Tuesday, August 16, 2011

Things Are Never So Bad That They Can’t Get Worse: Part IV

I am about to describe the worst 14 hours of my life.

When Espresso went into kidney failure, I began to say goodbye. I dealt with the idea of packing up her toys, sending them home to be stored. I’d have to look into how to donate her extra kibble, some dog beds. I looked into pet memorial ideas. Most of all, I knew every single flight out of Ithaca by heart so after I had to make that visit to the hospital, I could get my sobbing, puppy-less ass back to California as soon as possible.

I never, ever thought it could get worse than this.

For the last two days, I got my morning call around 8 am from Hope. I’d then get a call around 10-12 with results from her blood test. I’d get an evening call from Hope around 8 pm as she left her shift.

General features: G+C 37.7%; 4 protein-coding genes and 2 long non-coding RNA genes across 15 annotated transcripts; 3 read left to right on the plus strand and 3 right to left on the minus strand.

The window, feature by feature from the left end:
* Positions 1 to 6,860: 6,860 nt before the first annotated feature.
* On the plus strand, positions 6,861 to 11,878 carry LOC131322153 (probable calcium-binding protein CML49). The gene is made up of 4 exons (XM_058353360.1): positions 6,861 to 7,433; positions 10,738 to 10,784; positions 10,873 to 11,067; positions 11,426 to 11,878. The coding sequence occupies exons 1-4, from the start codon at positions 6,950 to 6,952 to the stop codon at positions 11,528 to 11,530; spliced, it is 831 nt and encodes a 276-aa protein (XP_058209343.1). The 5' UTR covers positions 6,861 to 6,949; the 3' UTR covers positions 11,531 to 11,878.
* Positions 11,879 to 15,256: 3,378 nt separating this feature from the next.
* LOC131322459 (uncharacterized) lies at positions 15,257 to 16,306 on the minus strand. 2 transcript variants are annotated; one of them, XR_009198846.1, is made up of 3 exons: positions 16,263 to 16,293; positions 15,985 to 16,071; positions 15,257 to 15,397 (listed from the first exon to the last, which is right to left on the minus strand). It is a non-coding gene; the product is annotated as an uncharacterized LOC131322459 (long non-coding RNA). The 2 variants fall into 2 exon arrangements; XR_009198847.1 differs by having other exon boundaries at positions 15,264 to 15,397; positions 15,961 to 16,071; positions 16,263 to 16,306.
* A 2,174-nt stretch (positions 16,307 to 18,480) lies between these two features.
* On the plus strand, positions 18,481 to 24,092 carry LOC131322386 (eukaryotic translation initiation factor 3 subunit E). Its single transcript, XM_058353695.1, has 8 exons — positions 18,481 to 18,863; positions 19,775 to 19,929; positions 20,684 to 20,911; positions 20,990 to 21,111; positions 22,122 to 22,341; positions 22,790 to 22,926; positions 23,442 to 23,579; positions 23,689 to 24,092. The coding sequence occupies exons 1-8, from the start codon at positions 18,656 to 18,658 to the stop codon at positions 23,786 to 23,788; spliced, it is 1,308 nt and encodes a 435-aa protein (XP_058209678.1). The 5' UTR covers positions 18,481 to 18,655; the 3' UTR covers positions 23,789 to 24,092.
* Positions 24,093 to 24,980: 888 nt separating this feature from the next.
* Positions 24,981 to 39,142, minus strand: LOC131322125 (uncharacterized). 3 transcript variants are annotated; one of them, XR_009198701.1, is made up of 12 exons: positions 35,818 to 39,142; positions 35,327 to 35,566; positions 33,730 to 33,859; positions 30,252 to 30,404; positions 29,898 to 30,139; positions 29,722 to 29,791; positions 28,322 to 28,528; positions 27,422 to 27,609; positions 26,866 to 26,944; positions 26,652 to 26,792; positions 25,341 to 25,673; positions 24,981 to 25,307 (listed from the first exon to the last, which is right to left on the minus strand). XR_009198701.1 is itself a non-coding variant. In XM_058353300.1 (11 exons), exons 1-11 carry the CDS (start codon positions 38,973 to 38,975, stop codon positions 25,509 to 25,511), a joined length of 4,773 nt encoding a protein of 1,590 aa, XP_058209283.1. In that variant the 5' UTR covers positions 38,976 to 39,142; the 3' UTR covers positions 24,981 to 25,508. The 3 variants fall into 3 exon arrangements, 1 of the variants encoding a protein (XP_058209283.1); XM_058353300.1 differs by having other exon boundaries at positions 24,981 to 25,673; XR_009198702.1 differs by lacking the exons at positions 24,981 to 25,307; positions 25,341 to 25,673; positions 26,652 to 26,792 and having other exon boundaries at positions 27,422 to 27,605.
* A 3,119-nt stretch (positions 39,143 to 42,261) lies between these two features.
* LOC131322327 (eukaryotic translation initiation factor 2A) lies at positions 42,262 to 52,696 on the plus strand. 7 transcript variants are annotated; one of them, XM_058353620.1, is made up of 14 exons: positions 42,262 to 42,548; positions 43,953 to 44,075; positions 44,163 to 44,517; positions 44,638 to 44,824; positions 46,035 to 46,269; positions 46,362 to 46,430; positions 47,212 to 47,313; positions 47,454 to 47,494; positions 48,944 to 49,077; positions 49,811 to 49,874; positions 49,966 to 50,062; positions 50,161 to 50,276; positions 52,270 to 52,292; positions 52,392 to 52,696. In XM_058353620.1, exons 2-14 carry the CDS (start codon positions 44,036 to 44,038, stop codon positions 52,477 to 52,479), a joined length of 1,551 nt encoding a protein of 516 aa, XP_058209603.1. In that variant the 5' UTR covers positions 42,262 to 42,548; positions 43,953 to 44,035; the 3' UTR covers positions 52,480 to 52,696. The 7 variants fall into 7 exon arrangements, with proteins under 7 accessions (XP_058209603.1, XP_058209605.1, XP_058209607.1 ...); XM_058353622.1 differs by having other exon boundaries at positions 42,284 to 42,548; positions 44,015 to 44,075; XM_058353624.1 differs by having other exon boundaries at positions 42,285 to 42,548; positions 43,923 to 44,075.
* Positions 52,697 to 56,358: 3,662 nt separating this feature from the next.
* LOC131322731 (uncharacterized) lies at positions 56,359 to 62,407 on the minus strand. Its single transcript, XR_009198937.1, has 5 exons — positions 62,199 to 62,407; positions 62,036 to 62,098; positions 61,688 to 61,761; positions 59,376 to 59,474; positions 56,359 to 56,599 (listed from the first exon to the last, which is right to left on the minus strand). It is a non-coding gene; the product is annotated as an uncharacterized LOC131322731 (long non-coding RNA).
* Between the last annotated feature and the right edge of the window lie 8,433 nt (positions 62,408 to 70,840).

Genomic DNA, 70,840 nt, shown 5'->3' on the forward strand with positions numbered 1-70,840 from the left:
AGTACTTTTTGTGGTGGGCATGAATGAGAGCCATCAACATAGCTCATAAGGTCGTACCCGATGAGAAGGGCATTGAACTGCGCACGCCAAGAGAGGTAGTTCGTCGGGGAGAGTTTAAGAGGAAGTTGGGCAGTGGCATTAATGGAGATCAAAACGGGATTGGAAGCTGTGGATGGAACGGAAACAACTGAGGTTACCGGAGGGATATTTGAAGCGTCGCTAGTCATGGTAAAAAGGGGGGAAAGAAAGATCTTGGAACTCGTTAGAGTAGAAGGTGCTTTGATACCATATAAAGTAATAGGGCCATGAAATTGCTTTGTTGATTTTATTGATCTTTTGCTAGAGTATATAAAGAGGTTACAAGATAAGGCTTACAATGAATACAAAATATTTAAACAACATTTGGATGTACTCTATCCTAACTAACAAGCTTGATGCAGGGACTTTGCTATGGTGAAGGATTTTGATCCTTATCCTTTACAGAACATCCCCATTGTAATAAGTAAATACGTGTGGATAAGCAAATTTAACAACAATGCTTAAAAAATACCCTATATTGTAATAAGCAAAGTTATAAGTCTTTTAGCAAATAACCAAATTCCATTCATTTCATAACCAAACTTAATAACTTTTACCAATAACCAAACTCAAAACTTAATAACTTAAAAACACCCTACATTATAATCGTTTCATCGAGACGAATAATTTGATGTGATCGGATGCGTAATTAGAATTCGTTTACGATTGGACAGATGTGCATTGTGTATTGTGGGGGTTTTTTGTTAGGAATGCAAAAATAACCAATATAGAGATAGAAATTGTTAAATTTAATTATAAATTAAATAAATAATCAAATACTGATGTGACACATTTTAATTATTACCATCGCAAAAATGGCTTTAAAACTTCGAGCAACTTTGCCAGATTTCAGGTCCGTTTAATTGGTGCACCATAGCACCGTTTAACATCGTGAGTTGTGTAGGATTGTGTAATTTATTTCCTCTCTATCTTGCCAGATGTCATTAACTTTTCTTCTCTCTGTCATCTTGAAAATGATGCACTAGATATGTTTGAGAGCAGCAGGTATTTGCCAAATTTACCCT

When I got a call at around 6:30 that Monday, a few hours after coming home from my visit with Espresso at Cornell, I nearly panicked.

No news, thats good news. News? Never good.

Hello its Dr. Got-it-Right. I’m calling because Espresso has worsened, she has fluid in her lungs.

My world as I knew it had ended.

She went on to explain how the inflammation from the bacteria or toxin were causing her veins to not hold the excess liquid being pumped through her body to keep her alive. The liquid had been slowly leaking into her stomach, around her kidneys, even into her chest cavity as I saw with the lumpy edema on her chest during my visit. However my remark on her breathing prompted a further look - radiology confirmed liquid had now made its way into her lungs. Why I heard her breath was because she was

breathing through liquid in her lungs.